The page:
Can I bring someone to participate in the mediation session?

No. The purpose of mediation is for you to work out a solution using the mediators as facilitators. Only the individuals involved in the workplace dispute may participate in the mediation session.

What assurance do I have about confidentiality during the mediation process?

Because the goal of mediation is to empower the participants to share information openly and honestly without fear of embarrassment or retaliation, the sessions are confidential. Thus, all participants in the process must treat as confidential all writings and communications made during the mediation attempt or in connection with the process, in accordance with our Workplace Mediation Procedures. There are some limited exceptions to confidentiality, for example, evidence of abuse, threats of physical harm to self or others, harassment, violent behavior, sexual violence, assault, misconduct, illegal discrimination, and/or criminal activity, or any information which JHU as an employer would be responsible to act on based on legal and/or policy obligations will be reported by the mediator to the appropriate JHU office for review and follow up.

Are there any policy or legal limits on reaching an agreement in the mediation process?

Any agreement based on a proposed resolution which comes out of a mediation process must conform to existing university policy and/or practice, and cannot supersede or contradict same. The parties who agree to accept an agreement which is related to previously filed appeal agree to close the appeal as part of the settlement agreement. Also, any proposed agreement involving an EEO (Equal Employment Opportunity) complaint should be reviewed by the university Office of Institutional Equity (OIE) to ensure it conforms to applicable policy or law in this area.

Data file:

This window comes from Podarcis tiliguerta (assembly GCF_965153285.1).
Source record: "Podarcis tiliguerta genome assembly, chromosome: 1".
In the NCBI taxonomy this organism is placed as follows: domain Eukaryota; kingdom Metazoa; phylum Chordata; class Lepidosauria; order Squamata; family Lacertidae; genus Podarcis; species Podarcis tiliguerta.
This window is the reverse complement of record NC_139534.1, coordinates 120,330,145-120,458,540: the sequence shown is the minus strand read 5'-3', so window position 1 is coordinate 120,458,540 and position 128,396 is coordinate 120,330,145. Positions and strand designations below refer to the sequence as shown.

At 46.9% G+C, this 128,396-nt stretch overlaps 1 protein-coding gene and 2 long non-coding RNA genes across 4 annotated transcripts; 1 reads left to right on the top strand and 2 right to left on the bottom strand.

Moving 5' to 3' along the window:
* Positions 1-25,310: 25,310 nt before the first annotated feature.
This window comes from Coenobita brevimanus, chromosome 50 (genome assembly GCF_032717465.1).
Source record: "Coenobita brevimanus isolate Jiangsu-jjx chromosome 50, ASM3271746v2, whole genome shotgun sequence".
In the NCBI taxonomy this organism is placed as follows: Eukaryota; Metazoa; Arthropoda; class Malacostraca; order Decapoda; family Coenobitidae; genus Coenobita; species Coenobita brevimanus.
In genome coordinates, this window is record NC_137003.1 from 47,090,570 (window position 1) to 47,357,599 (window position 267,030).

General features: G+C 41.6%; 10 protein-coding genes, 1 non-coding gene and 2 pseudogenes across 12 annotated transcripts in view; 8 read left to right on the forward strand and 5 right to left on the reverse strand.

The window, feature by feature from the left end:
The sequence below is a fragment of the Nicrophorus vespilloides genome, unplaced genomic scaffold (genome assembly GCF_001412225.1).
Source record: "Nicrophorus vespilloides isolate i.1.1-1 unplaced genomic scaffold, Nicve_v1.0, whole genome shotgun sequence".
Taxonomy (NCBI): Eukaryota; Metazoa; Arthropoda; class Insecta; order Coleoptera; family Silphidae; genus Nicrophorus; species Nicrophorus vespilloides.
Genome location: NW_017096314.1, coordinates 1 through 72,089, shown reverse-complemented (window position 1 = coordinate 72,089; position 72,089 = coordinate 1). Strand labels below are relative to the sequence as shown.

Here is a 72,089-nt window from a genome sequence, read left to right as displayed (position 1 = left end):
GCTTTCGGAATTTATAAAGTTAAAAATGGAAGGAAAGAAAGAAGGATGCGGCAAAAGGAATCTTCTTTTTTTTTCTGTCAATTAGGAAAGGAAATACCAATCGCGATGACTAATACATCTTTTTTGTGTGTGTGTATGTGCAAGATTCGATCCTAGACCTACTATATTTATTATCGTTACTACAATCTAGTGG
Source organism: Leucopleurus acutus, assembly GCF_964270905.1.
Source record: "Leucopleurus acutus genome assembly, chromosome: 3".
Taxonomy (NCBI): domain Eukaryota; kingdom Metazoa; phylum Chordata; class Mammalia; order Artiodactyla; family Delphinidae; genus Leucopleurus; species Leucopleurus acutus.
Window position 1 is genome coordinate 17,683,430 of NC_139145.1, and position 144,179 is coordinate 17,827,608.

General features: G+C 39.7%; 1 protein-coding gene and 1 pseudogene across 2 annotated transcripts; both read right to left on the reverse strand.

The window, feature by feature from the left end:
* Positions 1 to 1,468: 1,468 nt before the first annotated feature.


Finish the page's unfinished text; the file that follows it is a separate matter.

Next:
What happens if the participants reach impasse in an attempt to resolve a conflict using mediation?

If the participants reach an impasse as the result of attempting to resolve their conflict through the mediation process, the mediation process ends at this point. However, they may have the option of utilizing the Appeal Process, assuming the mediation issue represents an issue permitted under the Appeal Policy (see scope of issues which are eligible to appeal under this policy) and this appeal has either been previously filed or is still timely to file under the policy.

What is the difference between an appeal and a mediation request at JHU?

Under our current policy, eligible staff may initiate an appeal (formerly known as a grievance) to register a complaint or contest a decision which they feel is unfair or conflicts with applicable policy e.g. a disciplinary action taken against them. However a mediation request to resolve a workplace conflict may have originated as an appeal (grievance) or it may simply be a mediation request which can be processed independent of the appeal process. Those staff who are considering filing either an appeal or mediation request should consult with Human Resources or check the applicable policy in reviewing their options to decide which path they elect to take.